I tend to be more of a night owl and find myself struggling to fall asleep anytime before midnight most nights, so I fill my time either doing homework, reading a book, or watching an unhealthy amount of Netflix.
When I finally shut down the computer screen and turn off the lights for the night, I find my hands reaching for my phone for one last browse before I close my eyes — or at least that's what I tell myself.
I enter into another world where the only humans that exist are absolutely perfect with amazingly fun lives filled with exciting vacations, significant others, family, music festivals, and everything I lack.
My Instagram feed is full of gorgeous sculpted bodies, beautiful flowing hair, flawless makeup, laughing couples and only the best of the best.
As my thumb continues to scroll, my mind only swims deeper into pity and comparison. I become fixated on my flaws, both inwardly and outwardly.
I look at the stretch marks on my thighs, my acne scars around my face, my bloated tummy, the dark roots of my hair growing in, the shape of my chin and nose, the weird flaps of skin and fat between my armpits and arms, and the list continues.
I then turn to my life in general, the nakedness of my left ring finger, the absence of excitement in my days, how broke I am, the longing to travel more.
With just another scroll, an hour passes by, and I find myself wishing for another life, instead of embracing the beautiful one I am currently living in.
This has to stop.
I am just as guilty for promoting this veneer; I hide behind my screen.
I want people to only see my best, I want people to "like" the version of myself that isn't completely true. But this becomes exhausting, and I can't keep it up any longer. I don't want to waste my time finding the perfect editing, the perfect pose, the perfect background, the perfect caption or the perfect candid.
I am not perfect.
Neither are you.
Now, I want to emphasize that there should be no shame for wanting to broadcast edited photos online. I think there is meaning behind wanted to share an amazing moment or feeling to others through a photo with amazing quality. This can be empowering and allow us to relive beautiful moments.
My goal is to bring up the conversation more of how easily this habitual routine can turn evil if we are ONLY posting the perfected and hiding the flawed.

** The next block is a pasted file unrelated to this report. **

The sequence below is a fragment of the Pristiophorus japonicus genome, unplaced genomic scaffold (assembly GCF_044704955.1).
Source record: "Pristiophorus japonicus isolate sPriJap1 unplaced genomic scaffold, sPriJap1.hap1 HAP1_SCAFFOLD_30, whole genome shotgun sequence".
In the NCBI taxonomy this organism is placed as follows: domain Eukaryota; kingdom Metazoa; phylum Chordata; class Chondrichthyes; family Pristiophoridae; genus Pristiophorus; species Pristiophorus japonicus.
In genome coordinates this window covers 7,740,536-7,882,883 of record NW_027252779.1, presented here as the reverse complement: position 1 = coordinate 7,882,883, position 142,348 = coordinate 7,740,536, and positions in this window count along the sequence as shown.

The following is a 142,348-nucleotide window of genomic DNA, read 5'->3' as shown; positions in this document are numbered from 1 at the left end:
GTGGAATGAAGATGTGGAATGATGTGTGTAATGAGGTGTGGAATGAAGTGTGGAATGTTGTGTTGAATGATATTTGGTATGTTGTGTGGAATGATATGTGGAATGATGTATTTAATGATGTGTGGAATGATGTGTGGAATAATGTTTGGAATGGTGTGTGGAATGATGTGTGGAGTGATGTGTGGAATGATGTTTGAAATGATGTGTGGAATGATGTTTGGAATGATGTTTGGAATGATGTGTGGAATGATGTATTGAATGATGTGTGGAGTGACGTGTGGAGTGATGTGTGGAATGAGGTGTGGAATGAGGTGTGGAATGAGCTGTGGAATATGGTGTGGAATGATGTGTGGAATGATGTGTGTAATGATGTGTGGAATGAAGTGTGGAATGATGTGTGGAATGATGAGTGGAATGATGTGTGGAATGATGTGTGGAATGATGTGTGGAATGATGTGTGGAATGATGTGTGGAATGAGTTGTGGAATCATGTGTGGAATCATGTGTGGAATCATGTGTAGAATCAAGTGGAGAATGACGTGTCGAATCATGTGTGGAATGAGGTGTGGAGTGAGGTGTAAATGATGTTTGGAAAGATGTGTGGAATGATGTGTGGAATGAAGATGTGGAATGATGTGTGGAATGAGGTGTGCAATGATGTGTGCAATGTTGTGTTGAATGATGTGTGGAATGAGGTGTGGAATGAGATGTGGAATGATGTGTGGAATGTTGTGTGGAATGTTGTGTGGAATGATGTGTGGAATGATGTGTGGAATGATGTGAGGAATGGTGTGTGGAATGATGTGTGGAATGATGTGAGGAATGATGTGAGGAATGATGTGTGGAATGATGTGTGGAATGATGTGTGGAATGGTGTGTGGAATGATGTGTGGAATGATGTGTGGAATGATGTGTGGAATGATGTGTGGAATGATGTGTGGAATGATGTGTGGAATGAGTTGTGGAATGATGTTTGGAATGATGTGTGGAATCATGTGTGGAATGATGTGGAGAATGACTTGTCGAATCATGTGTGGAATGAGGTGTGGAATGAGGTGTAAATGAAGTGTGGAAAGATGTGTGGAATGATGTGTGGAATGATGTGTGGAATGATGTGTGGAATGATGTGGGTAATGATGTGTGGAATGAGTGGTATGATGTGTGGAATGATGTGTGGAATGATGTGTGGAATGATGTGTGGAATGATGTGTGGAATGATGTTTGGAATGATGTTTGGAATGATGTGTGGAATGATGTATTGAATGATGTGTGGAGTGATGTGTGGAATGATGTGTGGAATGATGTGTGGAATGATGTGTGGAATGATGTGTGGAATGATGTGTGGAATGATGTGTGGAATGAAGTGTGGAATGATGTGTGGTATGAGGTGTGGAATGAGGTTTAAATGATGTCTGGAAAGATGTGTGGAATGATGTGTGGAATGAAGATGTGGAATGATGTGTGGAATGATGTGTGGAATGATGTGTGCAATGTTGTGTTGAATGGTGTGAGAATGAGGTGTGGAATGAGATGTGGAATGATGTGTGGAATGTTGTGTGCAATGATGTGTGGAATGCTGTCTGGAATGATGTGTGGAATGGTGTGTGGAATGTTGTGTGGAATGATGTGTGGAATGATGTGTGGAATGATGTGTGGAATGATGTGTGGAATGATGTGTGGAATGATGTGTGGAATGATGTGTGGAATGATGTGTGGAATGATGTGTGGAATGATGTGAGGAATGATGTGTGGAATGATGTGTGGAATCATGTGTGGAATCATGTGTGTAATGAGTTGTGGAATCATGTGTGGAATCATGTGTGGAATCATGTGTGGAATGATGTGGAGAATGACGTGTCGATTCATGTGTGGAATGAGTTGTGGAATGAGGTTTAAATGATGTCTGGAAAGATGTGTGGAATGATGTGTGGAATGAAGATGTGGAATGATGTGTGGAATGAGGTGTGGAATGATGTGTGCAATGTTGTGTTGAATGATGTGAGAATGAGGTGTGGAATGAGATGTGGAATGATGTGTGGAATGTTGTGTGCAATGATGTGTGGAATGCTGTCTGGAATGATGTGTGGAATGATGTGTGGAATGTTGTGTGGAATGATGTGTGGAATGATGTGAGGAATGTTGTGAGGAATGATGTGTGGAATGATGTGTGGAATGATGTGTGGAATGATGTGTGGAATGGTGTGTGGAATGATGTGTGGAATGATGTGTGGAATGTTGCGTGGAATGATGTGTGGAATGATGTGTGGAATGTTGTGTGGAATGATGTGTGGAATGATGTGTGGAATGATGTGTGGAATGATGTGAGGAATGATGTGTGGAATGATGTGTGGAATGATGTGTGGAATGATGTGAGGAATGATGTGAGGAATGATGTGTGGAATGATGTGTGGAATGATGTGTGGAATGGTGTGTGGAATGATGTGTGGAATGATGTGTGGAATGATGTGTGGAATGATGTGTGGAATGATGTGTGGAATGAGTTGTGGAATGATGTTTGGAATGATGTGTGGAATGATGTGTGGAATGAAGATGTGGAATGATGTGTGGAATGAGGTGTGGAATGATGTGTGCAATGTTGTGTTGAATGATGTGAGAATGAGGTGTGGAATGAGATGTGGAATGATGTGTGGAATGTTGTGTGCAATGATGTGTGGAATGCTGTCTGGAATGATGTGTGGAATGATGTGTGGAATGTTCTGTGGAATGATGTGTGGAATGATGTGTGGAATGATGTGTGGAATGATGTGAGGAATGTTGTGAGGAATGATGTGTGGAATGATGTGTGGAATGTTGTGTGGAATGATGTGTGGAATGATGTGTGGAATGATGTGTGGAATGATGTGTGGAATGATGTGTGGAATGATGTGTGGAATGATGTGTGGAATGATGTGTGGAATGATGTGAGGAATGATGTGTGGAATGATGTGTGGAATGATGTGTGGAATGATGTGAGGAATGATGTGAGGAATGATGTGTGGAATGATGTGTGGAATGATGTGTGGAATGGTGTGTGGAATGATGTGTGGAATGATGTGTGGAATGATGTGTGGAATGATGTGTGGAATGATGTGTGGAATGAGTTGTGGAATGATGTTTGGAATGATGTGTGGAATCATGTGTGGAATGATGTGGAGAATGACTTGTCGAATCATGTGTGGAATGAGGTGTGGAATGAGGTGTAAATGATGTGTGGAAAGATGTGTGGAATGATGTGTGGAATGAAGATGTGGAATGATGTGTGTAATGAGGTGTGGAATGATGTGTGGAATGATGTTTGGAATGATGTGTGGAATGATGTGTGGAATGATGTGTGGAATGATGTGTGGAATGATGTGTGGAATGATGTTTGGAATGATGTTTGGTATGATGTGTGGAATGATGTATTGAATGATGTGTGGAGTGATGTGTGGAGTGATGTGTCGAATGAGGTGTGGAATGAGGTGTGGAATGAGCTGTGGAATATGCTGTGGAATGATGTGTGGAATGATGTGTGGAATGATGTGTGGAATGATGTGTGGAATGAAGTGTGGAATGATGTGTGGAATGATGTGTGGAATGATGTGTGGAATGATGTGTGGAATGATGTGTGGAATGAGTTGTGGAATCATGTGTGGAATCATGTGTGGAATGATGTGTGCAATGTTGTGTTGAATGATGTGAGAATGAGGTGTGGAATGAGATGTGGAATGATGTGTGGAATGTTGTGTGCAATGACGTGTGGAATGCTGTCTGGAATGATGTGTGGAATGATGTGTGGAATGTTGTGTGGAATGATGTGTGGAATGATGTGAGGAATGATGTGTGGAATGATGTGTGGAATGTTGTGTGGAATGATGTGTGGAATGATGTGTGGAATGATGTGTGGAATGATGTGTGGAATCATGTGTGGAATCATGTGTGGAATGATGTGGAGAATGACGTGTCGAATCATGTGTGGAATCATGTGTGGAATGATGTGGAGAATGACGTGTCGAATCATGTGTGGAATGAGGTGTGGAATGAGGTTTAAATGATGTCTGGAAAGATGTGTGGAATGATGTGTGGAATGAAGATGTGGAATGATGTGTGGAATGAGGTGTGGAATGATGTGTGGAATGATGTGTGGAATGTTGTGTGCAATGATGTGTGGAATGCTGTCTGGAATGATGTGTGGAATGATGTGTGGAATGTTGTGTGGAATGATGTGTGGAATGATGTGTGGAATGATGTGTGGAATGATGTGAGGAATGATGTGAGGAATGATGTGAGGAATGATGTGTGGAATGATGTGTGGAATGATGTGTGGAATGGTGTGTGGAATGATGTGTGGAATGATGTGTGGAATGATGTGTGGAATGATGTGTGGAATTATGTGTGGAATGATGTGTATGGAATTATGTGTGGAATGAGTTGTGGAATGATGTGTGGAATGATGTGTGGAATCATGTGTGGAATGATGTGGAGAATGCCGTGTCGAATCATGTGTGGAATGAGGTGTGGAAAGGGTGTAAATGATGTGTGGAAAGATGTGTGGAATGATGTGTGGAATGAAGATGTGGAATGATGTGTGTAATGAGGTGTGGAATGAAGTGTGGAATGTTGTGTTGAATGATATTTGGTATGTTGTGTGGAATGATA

We all know the deepest, darkest, lonely, and defective parts of ourselves and have to struggle with that our whole lives, learning how to self-love. Imagine how much harder this process becomes when we are only scrolling through everyone's highest of highs.
So, I'm admitting something that I have hidden behind the screen, something you would never know if you just scrolled through my somewhat fake life on Instagram. I vow to no longer separate my flaws from my life that I represent online, which creates a dangerous space for others. We are not meant to be flawless; we are humans with errors and unique designs.
I have a big, pinkish veiny scar on my collar bone. It's not cute. At all. It doesn't even have a cool story behind it. I have skin that is acne- and scar-prone. I develop cysts and cycloids easily. I often pick and squeeze, which doesn't help my cause much either.
I know it's not a big deal, and I live with it. But I don't accept it fully. I cover it with makeup, I wear turtle necks, I look up prices of laser removal, and never ever broadcast it on my social media.
Every time I don't cover it, someone will ask, "What happened?" or "Is that a hickey?" or "Have you tried getting it removed?" and every time I am reminded of my flaw that isn't normal or considered pretty or Instagram worthy.
This is the first photo that truly shows my scar. No edits, just truth. This is my #behindthescreen moment, with many more to come.